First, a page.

Baby on board

I’m on one of those trains where everyone is wearing a suit and staring intently at their iPads.  Three people have already looked at me, thought better of it and moved to another carriage.  I’m dressed pretty smartly and I’m working on a presentation, but I’m raising suspicion.

Moo is just six months old, young enough to still need regular milk feeds, old enough to be entertained by toys.  Over the next two days I’m delivering some training workshops, sleeping at a colleague’s house, attempting an evening out and negotiating the London Undergound at rush-hour.  I have obviously gone bat-shit insane because I’m doing all this with Moo in a sling.  It’s a lovely sling, a cute Victoria Slinglady wrap, but there’s a baby in it.

Moo wriggles and pushes at the tray-table with her foot so I give up on the lap top and focus on staying comfortable for the journey.



We arrive back at Paddington with an hour to kill before the train home.  Breast-milk can be stored at room temperature for up to six hours so this is my first chance to save some.  The platform 1 toilets, baby change and showers are closed and I am directed to platform 12.  The baby change is in the accessible (disabled) toilet, you need a radar key to get in.  I pay my 30p to get through to the toilets. The shower rooms are both locked, the toilets have no lids.  Looking like someone with an obsessive cleanliness disorder I wash my hands then use paper towels to open and close the cubicle door.  Standing with my back to the door and without touching anything other than my sterile pump and milk storage bags I half fill one bag.  I’m cursing Isambard Kingdom Brunel for designing a station without a dedicated feeding room.  I swap sides.  For a moment I am confused that nothing much is happening, then I realise that the entire left side of my vest-top is dripping.

I get home at a quarter to midnight, Moo is fast asleep, I have an overwhelming urge to lick her.  I let her sleep a while longer and take some fenugreek.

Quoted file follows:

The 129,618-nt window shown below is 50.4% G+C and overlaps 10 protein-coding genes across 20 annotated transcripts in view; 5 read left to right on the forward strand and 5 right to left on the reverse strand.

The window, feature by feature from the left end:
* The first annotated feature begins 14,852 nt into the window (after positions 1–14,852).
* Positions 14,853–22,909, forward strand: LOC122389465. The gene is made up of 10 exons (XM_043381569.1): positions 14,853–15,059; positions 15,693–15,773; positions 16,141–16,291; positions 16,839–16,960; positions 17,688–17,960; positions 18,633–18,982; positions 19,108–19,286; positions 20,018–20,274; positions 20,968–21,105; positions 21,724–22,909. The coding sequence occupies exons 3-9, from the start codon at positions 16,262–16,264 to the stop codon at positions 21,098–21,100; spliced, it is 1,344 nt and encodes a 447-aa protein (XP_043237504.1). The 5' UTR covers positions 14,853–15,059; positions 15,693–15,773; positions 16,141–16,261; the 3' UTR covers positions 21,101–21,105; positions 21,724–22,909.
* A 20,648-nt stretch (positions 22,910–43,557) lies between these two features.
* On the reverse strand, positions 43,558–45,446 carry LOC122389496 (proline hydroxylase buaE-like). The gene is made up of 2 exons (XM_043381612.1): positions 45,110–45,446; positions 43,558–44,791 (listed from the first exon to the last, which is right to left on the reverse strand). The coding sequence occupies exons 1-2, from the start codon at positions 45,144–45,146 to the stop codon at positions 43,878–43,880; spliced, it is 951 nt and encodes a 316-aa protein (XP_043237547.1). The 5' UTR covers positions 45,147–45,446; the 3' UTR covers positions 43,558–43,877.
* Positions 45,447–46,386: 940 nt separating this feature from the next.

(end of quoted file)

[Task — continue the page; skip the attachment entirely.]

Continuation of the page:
Rushing about trying to find a comb I explain to Roo that she has to be good and look after her baby sister while I’m away, I list the people she’s due to be entertained by over the next four days.  She’s singing loudly and trying to jump up and down on the bed, Moo is lying next to her having her nappy changed.  “Haven’t you explained to her that you’re going?”

I have two minutes before I need to be out of the front door and I’m looking forward to walking across town, alone.  I lean over, blowing kisses and it hits me.  What if that was the last time?  That last rushed 7am half asleep feed, rudely interrupted by me popping a finger in her mouth and bundling her into the crib so I could go have a wee.

I blink back tears and grab my case.

I’d been counting the days to this trip since I found out I was pregnant, this was the end of my maternity leave.

I work from home for an e-learning business, I’m very lucky in that I get to choose my own hours, I don’t have to wash or dress for meetings and I can do most things with a baby attached to my boob.  Most things, except for meetings in Romania.

With the exception of a night out, a hair appointment and an interview, Moo has been exclusively breast-fed.  She’s just five months old and I’m leaving her with Dadi and lots of cartons of formula.  I’m a trained breast-feeding peer-support worker, if I had asked myself for information I’d have told myself that I could express a little every day and freeze it in preparation but I’ll be honest, I really hate expressing.  Yet here I go traipsing across Europe with a hand-pump.